Once we get to the point where we can accurately predict the impact of any genetic change on a person from developing fetus through adulthood that attitude may change. But by that point, we should have the ability to make equally radical changes to ourselves as adults, including greatly extended lifespans - so why should parents built their choices into their children? So long as they'll have normal and healthy childhoods, why not let them choose for themselves when they get to be adults? That shared experience of childhood may form the commonality that holds a society together, despite the many different choices people can make as adults. Societies whose members have nothing in common will disintegrate.

Mr. Farlops

I don't know if I agree with Chris that we aren't collectively and individually getting smarter (And I mean that very broadly and very vaguely.), even without altering the genetic basis of our children's brains.

Writing, mathematics, libraries, mass education, the Internet, financial analysis software, the scientific method, telecommunications and so on--intelligence amplification has a very long tradition.

The reason we don't notice this is because we're mostly surrounded by people who also benefit from these methods. Citizens in the post-industrial world don't really notice the differences when looking around. Only when we compare ourselves to people without these benefits, when we are suddenly deprived of them or when we compare ourselvs to people in the past do we realize how much we've changed.

If all the kids are doping their brains before final exams, the bell curve only gets shifted upward and if everything is normalized the effect might not be noticable at all.

Getting back to the subject--there will probably be strong political pressure to prevent parents from doing non-theraputic, elective genetic changes to their children. But I'm guess this political resistence won't slow things down too much in the long run since the lines between therapy and enhancement are very, very blurry anyway.

Brett Bellmore

There are different sorts of changes one might make in the nervous system, which ought for good reason to be treated differently.

There are, for example, existing biochemical/anatomical differences leading to increased intelligence. As those existing genes and phenotypes have already been "tested", they could be implemented quite rapidly, with little oversight required. We don't, after all, require laboratory testing before people with IQs over 150 have children... Why require it if all the genius is contributing is one chromosome?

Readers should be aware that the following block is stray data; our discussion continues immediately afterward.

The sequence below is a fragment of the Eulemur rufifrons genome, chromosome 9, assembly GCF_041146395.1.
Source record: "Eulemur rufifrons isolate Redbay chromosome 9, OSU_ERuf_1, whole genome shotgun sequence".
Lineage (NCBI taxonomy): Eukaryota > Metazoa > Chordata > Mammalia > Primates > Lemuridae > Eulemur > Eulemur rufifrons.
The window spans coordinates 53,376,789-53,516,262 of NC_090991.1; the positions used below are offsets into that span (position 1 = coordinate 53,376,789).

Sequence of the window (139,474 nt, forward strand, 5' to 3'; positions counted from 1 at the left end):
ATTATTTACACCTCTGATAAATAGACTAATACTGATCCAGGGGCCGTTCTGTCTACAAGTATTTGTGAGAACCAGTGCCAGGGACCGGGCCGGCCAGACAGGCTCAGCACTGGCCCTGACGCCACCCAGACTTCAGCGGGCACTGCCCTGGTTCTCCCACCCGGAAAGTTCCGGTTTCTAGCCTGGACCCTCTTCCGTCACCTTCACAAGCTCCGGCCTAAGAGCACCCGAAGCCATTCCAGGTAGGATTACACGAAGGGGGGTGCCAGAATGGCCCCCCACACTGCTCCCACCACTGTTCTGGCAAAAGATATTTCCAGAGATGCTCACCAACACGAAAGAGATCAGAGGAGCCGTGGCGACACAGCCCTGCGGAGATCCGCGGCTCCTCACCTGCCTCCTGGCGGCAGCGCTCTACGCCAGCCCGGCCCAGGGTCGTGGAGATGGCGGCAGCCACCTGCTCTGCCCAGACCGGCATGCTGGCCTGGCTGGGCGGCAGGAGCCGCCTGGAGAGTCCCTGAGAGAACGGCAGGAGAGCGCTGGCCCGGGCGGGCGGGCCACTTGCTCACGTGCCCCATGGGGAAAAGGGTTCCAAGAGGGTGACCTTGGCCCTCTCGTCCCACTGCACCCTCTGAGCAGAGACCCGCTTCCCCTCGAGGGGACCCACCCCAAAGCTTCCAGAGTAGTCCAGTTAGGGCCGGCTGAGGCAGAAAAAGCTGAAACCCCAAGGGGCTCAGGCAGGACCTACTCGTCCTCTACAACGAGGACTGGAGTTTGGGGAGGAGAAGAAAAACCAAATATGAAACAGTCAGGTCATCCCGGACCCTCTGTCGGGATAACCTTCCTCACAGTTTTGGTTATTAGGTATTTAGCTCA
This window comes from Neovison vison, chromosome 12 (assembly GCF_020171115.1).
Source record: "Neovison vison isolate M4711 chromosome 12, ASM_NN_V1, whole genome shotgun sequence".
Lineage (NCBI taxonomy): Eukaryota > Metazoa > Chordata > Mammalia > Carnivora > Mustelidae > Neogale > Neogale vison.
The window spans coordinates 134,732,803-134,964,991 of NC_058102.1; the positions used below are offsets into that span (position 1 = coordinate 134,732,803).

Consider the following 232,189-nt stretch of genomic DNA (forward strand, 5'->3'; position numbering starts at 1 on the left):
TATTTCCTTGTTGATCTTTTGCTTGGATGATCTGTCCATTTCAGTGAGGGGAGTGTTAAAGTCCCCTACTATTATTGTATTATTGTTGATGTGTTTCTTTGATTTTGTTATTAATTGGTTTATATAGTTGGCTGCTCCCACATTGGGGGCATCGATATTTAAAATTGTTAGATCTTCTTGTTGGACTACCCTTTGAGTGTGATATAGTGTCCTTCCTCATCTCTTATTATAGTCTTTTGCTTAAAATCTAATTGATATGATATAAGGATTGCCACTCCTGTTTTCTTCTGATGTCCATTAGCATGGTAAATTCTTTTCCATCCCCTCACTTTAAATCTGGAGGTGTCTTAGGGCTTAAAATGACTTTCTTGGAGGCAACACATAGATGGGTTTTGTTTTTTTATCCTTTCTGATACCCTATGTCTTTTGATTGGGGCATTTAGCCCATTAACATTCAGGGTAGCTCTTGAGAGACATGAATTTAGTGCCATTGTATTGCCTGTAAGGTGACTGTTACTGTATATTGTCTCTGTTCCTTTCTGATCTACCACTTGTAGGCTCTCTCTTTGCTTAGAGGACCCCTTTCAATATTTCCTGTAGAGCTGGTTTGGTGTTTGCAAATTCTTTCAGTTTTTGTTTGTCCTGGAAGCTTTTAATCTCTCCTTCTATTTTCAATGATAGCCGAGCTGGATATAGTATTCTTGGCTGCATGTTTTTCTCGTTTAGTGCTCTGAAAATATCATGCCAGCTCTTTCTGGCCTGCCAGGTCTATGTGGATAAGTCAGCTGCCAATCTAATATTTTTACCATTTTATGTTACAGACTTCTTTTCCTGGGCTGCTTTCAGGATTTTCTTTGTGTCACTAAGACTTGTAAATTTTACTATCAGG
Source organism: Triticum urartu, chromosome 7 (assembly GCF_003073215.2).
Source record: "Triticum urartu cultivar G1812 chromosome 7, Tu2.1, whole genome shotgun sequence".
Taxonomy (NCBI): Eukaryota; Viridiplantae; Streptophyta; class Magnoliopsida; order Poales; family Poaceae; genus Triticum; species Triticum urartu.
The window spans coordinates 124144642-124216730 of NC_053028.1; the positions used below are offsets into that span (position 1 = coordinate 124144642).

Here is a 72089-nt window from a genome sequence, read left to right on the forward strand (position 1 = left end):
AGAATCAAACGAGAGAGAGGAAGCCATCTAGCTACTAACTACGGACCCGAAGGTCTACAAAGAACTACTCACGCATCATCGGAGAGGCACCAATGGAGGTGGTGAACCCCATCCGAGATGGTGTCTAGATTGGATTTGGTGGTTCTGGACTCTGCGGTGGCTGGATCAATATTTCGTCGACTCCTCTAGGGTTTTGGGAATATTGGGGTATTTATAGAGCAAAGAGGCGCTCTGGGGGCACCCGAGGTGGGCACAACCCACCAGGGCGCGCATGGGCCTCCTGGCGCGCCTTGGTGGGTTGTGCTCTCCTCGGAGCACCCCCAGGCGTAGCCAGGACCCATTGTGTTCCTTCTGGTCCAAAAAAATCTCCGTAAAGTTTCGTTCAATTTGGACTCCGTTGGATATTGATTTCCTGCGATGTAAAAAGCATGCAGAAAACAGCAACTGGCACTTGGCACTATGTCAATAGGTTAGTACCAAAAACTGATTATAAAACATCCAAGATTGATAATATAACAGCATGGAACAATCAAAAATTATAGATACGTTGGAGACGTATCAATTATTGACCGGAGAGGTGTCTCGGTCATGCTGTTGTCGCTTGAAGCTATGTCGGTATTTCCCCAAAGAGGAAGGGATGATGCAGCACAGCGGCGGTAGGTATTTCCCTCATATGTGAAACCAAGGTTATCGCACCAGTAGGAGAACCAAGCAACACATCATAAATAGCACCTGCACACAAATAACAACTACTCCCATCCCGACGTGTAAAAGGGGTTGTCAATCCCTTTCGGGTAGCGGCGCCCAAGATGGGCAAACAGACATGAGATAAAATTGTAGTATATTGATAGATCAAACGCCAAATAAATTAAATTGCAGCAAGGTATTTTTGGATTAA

This obviously contrasts with new genetic alterations, not already existing in nature, which WOULD have to be subject to extensive testing.

Another axis of variation, is between the biochemical and the anatomical. Biochemical changes could indeed be feasibly tested on existing adults, and if induced in children by the use of artificial chromosomes, could be expediently "turned off" if they didn't work out.

But changes in brain anatomy would be very difficult to test on existing people. Even if you could make the changes, the effects on memory and personality would probably be severe, as the brain struggled to adapt to the new structures.

So, I'd suggest that introduction into otherwise disadvantaged gene lines of already extant, "tested" alterations, would be the least regulated. New biochemical alterations, being subject to expedient correction, would be next. Most regulated would be novel changes to the neural anatomy of the unborn.

But considering the wide range of human intelligence, even the first catagory of enhancements would have dramatic social effects, while laying the groundwork for the more difficult changes.

John B

Mr Farlops typed, "If all the kids are doping their brains before final exams, the bell curve only gets shifted upward and if everything is normalized the effect might not be noticable at all."

This is somewhat of a problematic statement, as it enhances the impression that it's just 'doping their brains'. It's not. It's exacerbating (to harp on the same bloody string) the difference between the 'haves' (who have access to the drugs) and the 'have-nots' (who don't).

In other words, UNLESS "all the kids are doping their brains before final exams", then "the bell curve only gets shifted upward" but the effect creates more societal stressors, not improving the species.

Other than that - I wholeheartedly agree that one of homer saps great advantages is that we adapt not based on genetic mechanisms, but rather social and knowledge based mechanisms. The advantage an M1 Abrams gives you over a fire-hardened spear is astronomical - assuming you've got the support structure for the Abrams in place.

-John